“Australia. Great Britain. China. France. United States. Italy. Attention.”
The announcer in the starting tower gave the commands for which we had all been waiting. The starting dock stretched perpendicularly across the racecourse like an E with three extra legs. At the end of each leg floated a boat. My partner, Oksana, and I were in lane five staring straight ahead at a small stoplight positioned at the end of our dock. Also at the end of our dock was a race volunteer, holding the stern of our boat steady. At the opposite end of the boat was a basket that held our bow steady. Our oars were placed in the water, and we were leaning forward at full reach like two cobras coiled and ready to strike. After five minutes of sitting and trying everything I could think of, including singing a song from Rocky(Take You Back), to relieve the tension, it was time. Time to make good on the base of support that had reshaped me physically from a soft, bed ridden shell of what I once was back to the man that I had been, and further. Time to make my partner’s dream a reality. Time to put all of the work I had suffered through, and the attention that I had paid to use. Time to win one for the USA. Time to make everybody proud. Time to be an example of what a man can do in two years if he works for it. I took one more deep breath, and put away some oxygen. The buzzer sounded, and the red light changed to green.
The first few strokes of a race always feel a little weird to me. Probably because most times I will have been sitting there for a good five minutes doing nothing besides focusing on the next four minutes. All of the tension that has been built leading up to the race is finally released. The first few strokes of our race were done at a rate of 45 strokes per minute. Based on our two previous races at the Paralympics, we decided our best plan of attack was to ease it off the line, and increase our speed throughout the race. We knew that every boat was going to be exploding from the start, and would most likely fizzle out as the meters stacked up. Thus, we shot like a rocket off the line…directly into last place. It is times like these where one can lose confidence. Standing apart from the group inevitably makes us doubt ourselves. However, as long as one can trust their training, and their plan, but not stubbornly stick to it, they will be ok. I knew that we had consistently had the third fastest time for every race. I knew that we had put in hundreds of hours of practice, and hard work. But when we were still in sixth place at the 250 meter mark, none of that could stop the voices in my head from saying, “shit, I hope I was right about this.” And it wasn’t the first nor would it be the last time I would hear those words in my head, either.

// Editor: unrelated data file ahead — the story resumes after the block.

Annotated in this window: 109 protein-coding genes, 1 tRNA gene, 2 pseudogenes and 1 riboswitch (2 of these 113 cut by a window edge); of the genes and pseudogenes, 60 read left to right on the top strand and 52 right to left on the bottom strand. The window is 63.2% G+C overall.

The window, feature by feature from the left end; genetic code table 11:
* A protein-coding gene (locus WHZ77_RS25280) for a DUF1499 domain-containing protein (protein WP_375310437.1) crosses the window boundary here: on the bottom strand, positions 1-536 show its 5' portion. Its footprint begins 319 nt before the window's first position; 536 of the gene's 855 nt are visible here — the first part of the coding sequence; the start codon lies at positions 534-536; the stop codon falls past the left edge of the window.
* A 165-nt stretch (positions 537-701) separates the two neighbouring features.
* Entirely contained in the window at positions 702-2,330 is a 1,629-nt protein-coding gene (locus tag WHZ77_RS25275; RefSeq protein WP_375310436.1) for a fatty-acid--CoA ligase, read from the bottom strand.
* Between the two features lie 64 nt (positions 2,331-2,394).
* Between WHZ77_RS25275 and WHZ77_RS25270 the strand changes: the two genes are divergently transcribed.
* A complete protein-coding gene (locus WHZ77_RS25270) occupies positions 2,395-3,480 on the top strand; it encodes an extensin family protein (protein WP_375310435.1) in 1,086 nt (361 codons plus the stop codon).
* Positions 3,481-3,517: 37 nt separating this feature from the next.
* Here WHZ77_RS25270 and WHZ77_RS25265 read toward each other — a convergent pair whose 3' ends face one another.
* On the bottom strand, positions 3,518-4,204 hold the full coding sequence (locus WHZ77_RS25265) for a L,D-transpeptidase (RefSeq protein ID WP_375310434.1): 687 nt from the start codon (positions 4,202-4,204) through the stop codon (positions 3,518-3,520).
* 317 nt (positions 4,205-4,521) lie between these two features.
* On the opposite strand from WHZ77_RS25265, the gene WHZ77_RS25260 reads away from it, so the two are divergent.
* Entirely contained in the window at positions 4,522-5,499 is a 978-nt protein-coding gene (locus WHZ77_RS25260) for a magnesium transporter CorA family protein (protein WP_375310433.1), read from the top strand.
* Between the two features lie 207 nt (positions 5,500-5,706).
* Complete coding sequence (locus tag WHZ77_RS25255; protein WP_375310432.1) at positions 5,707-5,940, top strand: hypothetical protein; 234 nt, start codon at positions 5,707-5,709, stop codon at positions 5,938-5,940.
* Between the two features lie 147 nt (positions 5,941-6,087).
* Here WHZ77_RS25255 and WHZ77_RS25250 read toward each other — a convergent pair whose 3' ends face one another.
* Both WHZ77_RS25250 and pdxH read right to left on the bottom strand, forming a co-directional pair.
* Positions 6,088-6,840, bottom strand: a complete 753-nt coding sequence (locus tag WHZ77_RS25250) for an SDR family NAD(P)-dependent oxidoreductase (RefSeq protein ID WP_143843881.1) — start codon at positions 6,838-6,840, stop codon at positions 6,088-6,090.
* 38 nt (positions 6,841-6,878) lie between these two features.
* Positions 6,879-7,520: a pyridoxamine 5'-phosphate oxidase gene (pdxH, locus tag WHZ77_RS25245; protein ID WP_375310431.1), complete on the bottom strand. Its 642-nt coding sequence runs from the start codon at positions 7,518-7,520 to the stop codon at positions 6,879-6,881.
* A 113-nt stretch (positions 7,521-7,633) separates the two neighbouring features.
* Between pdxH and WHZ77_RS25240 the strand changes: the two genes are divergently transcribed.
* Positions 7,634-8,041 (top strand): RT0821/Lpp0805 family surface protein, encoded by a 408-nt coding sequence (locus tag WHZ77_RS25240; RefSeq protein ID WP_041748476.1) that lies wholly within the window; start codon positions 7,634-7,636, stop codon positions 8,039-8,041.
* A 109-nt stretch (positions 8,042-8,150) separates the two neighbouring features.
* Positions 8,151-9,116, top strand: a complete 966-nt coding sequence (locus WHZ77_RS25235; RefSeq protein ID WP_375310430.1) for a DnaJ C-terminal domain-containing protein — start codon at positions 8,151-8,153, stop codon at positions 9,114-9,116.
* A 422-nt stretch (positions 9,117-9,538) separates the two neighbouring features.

The first 250 meters is the easiest part of the race. My body hadn’t started feeling the effects of the oxygen deficit, the carbon dioxide build up, or the delay in glycogen getting to my muscles. I felt like I could have kept that pace up forever. Until I got to 251 meters. Then I began to notice that I was breathing pretty damn hard. I began to notice a little burning sensation in my arms, and that my back had a little sore spot in it that wasn’t there ten seconds prior. I noticed that it was getting a little bit harder to keep the boat at the same speed. Welcome to the race. Luckily for us, we weren’t alone. Everybody was feeling this. The winners are separated from the losers based on how much of these painful sensations they can endure without letting the pain convince them to slow their pace. The only hope a person has is to delay them for as long as possible. If you can get your mind tougher than your opponent, your muscles stronger than your opponent, your body more efficient than your opponent, and delay the pain for just a second longer, you will win the race. The only way to do this is training both the body and the mind. And training them a lot.
After having disappeared from my peripheral vision at the start of the race, the Italians came back into view on my right. It didn’t take us long to pass them, and set our sights on the Australians all the way on the opposite side of the course. We had beaten them before, so I knew we would catch them. We were in fifth place at the 500 meter mark, with half the race to go when my partner called for a ten stroke burst. I responded by increasing our stroke rate from the 39 we had been cruising at to a 42, and pulling with the extra muscle fibers that I had in reserve. It was enough to catch the Australians, and leave them behind. With four boats left to pass, we were running out of time, and they weren’t prone to let us advance.